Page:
Music Reviews

Review: the Soil and the Sun/Sarah Jaffe (Clifton Center 2/11/15)


The last of the WFPK Winter Wednesday concert series, featuring Sarah Jaffe and the Soil and the Sun, was rightfully packed. Both acts boast rich musical tapestries that would move even the toughest audience. When I arrived, the staff was just beginning to tell guests that the house was nearly full and seats were dwindling. Thankfully the work element of my attendance afforded me a place in the room. I volunteered to stand but was offered a seat to the right of the stage, where I could see the performers despite the small stack of amplifiers in front of me, but, I was most interested in what I would hear.

The Soil and the Sun kicked off the show with their brand of “experiential spiritual folk-rock” or what is clearly the love child of dream-pop, folk and shoegaze. Their set at times droned a tad monotonous, but their music shone brighter in the moments when the band allowed themselves space to ignite. This is a band of very capable players and sometimes I think that kept them a bit tame. They thrived in the space outside their technique. After their set, a group of young girls walked to the stage giggling and asked to meet the singer, Alex McGrath. It was darling and innocent. It’s nice to see those moments of fan connection still exist.

When Sarah Jaffe took the stage, the sober and “classic”-seated Louisville audience seemed to catch her off guard. Her sound has changed over the years from the traditional singer-songwriter format to include the feel of indie and electro-pop. It seems to be an area she is still navigating as her usually rich vocal felt tinny on occasion. Overall she sounded great and seemed to hit a stride near the middle of her set when she found the right spot for her voice. She finished strong with a small crowd dancing in front of her stage — a feat for any artist playing to a Louisville audience in a venue with chairs.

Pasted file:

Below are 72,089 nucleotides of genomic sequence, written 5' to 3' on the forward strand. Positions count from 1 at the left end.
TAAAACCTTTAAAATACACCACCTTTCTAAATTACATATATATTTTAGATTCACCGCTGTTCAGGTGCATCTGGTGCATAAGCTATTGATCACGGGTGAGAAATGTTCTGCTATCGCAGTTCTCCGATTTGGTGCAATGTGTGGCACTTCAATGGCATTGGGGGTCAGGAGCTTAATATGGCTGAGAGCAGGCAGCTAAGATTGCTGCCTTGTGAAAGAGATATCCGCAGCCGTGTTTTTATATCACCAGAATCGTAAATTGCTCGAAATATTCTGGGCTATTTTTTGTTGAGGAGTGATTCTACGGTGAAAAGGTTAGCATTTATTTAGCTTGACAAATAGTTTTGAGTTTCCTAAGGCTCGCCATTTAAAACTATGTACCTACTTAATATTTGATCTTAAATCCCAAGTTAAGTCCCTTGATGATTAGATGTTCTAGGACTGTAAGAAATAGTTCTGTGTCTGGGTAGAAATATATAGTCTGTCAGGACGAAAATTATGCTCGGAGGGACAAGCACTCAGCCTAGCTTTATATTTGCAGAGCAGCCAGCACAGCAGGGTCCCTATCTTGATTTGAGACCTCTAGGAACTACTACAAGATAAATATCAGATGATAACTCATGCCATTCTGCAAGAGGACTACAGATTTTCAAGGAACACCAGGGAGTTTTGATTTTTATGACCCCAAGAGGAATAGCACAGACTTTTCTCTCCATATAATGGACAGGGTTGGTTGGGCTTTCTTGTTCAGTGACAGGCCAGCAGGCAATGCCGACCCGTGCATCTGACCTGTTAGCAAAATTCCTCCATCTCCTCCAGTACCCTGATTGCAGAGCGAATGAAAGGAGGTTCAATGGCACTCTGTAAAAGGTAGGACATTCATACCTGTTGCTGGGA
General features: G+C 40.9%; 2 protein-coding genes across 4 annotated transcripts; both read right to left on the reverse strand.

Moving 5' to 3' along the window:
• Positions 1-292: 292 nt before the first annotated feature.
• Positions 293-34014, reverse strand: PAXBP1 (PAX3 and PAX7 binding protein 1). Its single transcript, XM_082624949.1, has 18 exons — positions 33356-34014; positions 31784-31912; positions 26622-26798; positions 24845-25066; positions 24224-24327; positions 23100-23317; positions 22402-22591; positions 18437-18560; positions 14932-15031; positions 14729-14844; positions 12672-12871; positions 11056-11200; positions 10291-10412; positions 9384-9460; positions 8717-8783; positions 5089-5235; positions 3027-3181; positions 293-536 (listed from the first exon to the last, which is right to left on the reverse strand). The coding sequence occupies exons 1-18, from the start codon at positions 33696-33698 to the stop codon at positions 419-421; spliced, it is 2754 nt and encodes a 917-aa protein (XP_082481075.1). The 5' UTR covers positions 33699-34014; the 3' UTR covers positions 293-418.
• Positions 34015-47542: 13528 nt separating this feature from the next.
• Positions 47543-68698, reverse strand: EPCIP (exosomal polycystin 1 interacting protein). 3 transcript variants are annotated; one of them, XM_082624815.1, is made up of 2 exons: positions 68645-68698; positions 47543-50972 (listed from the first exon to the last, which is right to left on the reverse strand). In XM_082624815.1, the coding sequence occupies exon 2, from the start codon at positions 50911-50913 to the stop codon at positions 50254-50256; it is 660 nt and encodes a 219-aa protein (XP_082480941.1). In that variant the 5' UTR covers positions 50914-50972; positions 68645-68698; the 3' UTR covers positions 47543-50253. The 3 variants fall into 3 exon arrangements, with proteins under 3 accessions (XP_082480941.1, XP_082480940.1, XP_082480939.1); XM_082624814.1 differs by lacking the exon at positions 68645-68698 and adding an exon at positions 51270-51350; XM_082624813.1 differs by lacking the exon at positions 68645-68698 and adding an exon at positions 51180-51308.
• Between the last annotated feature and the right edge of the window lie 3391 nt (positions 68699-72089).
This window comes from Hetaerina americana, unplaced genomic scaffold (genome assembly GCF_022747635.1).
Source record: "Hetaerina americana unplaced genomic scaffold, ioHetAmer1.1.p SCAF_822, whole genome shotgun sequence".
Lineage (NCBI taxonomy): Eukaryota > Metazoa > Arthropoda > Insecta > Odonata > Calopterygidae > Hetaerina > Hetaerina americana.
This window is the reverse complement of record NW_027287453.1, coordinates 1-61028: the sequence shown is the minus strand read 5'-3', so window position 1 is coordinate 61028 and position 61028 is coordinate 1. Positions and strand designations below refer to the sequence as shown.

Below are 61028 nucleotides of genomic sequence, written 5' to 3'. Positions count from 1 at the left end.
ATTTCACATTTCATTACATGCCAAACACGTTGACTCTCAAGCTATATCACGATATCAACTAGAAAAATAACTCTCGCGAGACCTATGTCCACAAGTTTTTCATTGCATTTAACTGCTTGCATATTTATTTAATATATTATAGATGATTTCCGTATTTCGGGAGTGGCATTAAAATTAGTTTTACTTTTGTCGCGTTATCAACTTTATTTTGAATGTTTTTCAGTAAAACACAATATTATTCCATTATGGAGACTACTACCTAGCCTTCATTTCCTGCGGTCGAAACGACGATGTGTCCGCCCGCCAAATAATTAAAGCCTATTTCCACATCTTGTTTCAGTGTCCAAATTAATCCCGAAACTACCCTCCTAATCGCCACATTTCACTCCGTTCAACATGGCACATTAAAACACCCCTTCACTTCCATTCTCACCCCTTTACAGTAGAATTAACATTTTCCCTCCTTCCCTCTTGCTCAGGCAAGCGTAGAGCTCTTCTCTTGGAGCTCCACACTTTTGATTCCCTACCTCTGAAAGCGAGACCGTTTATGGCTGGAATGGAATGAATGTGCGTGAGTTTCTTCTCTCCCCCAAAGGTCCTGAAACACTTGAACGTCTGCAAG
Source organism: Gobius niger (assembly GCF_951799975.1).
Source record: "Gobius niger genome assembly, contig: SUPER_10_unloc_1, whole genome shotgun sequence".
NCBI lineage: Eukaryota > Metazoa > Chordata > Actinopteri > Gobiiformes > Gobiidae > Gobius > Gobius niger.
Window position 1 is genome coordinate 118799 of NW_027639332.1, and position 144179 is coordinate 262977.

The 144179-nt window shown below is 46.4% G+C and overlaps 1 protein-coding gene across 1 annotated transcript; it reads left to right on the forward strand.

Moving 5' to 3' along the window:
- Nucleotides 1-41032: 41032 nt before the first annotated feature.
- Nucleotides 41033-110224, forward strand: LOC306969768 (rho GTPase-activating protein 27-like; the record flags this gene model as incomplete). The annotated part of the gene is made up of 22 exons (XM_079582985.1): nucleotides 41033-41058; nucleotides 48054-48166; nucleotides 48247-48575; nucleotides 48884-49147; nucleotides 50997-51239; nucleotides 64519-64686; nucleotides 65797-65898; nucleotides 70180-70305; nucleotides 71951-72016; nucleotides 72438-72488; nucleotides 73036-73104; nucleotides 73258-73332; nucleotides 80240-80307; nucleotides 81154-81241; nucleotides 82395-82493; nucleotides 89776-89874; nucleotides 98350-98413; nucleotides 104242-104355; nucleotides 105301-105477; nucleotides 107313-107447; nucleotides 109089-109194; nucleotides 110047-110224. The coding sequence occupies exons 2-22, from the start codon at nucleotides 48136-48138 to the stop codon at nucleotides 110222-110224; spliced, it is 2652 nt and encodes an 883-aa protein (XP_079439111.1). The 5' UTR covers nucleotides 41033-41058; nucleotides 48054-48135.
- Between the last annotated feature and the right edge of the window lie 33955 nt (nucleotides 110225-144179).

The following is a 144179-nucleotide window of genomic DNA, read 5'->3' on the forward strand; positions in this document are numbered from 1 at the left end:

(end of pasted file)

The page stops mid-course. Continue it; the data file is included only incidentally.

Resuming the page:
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FKA Twigs
(Young Turks)

Electronic music has grown up. FKA Twigs, whose real name is Tahliah Debrett Barnett, and her master production team have crafted a seamless blend of hip-hop, R&B and electronica that feels true and meaningful. The electronic landscape has morphed, and tracks on “LP1” like “Two Weeks,” “Video Girl” and “Pendulum” show that beautiful and organic art is possible with a Korg Kaoss pad and a MacBook Pro. Twigs is an artist that has found her place among ethereal and sometimes intensely dark samples and beats. Something threatening seems to come through her music and, at times, that same sort of doom is quite soothing. The closest musical comparison seems to be Bjork, but FKA Twigs is definitely something special and — thankfully — an artist who seems to be creating a substantive and challenging body of work.

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Temples (show announcement)

Friday, Oct. 17
1386 Lexington Rd.
$15; 8 p.m.

Remember the time you heard “that band” and your entire body felt awake and electric — or the time you heard “that song” and decided that wherever you were was where you wanted to remain forever? Yes? Well, Temples is coming to Louisville and I’m guessing, after listening to their music, these are the kinds of moments that happen a lot at their shows. There are few bands that have the songcraft and musical chops to make me feel this way — but Temples, with its music saturated in airy, well-crafted pop psychedelia with a smidgen of glitter (a la T. Rex), is well positioned. See them — glitter and all — this Friday, along with with earnest but energetic Pennsylvania band The Districts and dreamy local evocateurs Murals. —Erica Rucker

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Aun / Habsyll “split” LP


Public Guilt / Conspiracy